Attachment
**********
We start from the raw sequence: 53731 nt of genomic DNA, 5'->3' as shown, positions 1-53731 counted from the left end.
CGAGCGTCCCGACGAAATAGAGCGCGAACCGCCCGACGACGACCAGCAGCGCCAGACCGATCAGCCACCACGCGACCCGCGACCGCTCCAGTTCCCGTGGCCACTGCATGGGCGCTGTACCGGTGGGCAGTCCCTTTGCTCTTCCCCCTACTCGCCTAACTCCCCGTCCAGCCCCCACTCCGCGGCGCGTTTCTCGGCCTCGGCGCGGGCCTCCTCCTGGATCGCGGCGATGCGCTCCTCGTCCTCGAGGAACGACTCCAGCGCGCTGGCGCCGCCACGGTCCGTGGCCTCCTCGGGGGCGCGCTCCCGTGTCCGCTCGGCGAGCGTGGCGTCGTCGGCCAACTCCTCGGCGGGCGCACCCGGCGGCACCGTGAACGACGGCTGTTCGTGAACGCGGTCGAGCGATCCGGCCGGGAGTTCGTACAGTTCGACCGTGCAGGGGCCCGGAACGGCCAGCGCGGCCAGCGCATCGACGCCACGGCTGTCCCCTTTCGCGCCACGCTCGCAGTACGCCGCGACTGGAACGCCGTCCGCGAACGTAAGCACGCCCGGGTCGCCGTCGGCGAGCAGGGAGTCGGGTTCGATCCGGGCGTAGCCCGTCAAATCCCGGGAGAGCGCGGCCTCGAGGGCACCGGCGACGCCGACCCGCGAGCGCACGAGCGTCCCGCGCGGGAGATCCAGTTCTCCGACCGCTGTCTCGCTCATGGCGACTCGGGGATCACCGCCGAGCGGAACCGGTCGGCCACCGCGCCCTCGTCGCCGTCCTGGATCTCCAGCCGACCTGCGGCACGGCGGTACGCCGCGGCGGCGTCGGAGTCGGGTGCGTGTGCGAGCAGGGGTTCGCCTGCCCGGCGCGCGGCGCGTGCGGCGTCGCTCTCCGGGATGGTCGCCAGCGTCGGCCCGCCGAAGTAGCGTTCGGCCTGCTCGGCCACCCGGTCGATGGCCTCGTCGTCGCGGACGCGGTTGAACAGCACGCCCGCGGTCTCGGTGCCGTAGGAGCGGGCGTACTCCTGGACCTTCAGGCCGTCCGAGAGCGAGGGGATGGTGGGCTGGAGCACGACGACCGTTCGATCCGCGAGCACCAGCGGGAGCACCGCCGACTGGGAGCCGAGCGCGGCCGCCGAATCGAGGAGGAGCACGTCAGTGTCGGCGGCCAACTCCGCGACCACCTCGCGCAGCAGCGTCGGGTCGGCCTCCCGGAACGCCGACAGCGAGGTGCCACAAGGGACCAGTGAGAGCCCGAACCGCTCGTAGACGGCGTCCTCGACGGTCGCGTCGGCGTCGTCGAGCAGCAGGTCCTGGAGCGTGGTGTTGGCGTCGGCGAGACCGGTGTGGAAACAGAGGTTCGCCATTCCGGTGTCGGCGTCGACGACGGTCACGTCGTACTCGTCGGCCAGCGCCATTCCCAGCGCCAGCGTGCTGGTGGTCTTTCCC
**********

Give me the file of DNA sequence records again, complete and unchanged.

We start from the raw sequence: 53731 nt of genomic DNA, 5'->3' as shown, positions 1-53731 counted from the left end.
CGAGCGTCCCGACGAAATAGAGCGCGAACCGCCCGACGACGACCAGCAGCGCCAGACCGATCAGCCACCACGCGACCCGCGACCGCTCCAGTTCCCGTGGCCACTGCATGGGCGCTGTACCGGTGGGCAGTCCCTTTGCTCTTCCCCCTACTCGCCTAACTCCCCGTCCAGCCCCCACTCCGCGGCGCGTTTCTCGGCCTCGGCGCGGGCCTCCTCCTGGATCGCGGCGATGCGCTCCTCGTCCTCGAGGAACGACTCCAGCGCGCTGGCGCCGCCACGGTCCGTGGCCTCCTCGGGGGCGCGCTCCCGTGTCCGCTCGGCGAGCGTGGCGTCGTCGGCCAACTCCTCGGCGGGCGCACCCGGCGGCACCGTGAACGACGGCTGTTCGTGAACGCGGTCGAGCGATCCGGCCGGGAGTTCGTACAGTTCGACCGTGCAGGGGCCCGGAACGGCCAGCGCGGCCAGCGCATCGACGCCACGGCTGTCCCCTTTCGCGCCACGCTCGCAGTACGCCGCGACTGGAACGCCGTCCGCGAACGTAAGCACGCCCGGGTCGCCGTCGGCGAGCAGGGAGTCGGGTTCGATCCGGGCGTAGCCCGTCAAATCCCGGGAGAGCGCGGCCTCGAGGGCACCGGCGACGCCGACCCGCGAGCGCACGAGCGTCCCGCGCGGGAGATCCAGTTCTCCGACCGCTGTCTCGCTCATGGCGACTCGGGGATCACCGCCGAGCGGAACCGGTCGGCCACCGCGCCCTCGTCGCCGTCCTGGATCTCCAGCCGACCTGCGGCACGGCGGTACGCCGCGGCGGCGTCGGAGTCGGGTGCGTGTGCGAGCAGGGGTTCGCCTGCCCGGCGCGCGGCGCGTGCGGCGTCGCTCTCCGGGATGGTCGCCAGCGTCGGCCCGCCGAAGTAGCGTTCGGCCTGCTCGGCCACCCGGTCGATGGCCTCGTCGTCGCGGACGCGGTTGAACAGCACGCCCGCGGTCTCGGTGCCGTAGGAGCGGGCGTACTCCTGGACCTTCAGGCCGTCCGAGAGCGAGGGGATGGTGGGCTGGAGCACGACGACCGTTCGATCCGCGAGCACCAGCGGGAGCACCGCCGACTGGGAGCCGAGCGCGGCCGCCGAATCGAGGAGGAGCACGTCAGTGTCGGCGGCCAACTCCGCGACCACCTCGCGCAGCAGCGTCGGGTCGGCCTCCCGGAACGCCGACAGCGAGGTGCCACAAGGGACCAGTGAGAGCCCGAACCGCTCGTAGACGGCGTCCTCGACGGTCGCGTCGGCGTCGTCGAGCAGCAGGTCCTGGAGCGTGGTGTTGGCGTCGGCGAGACCGGTGTGGAAACAGAGGTTCGCCATTCCGGTGTCGGCGTCGACGACGGTCACGTCGTACTCGTCGGCCAGCGCCATTCCCAGCGCCAGCGTGCTGGTGGTCTTTCCC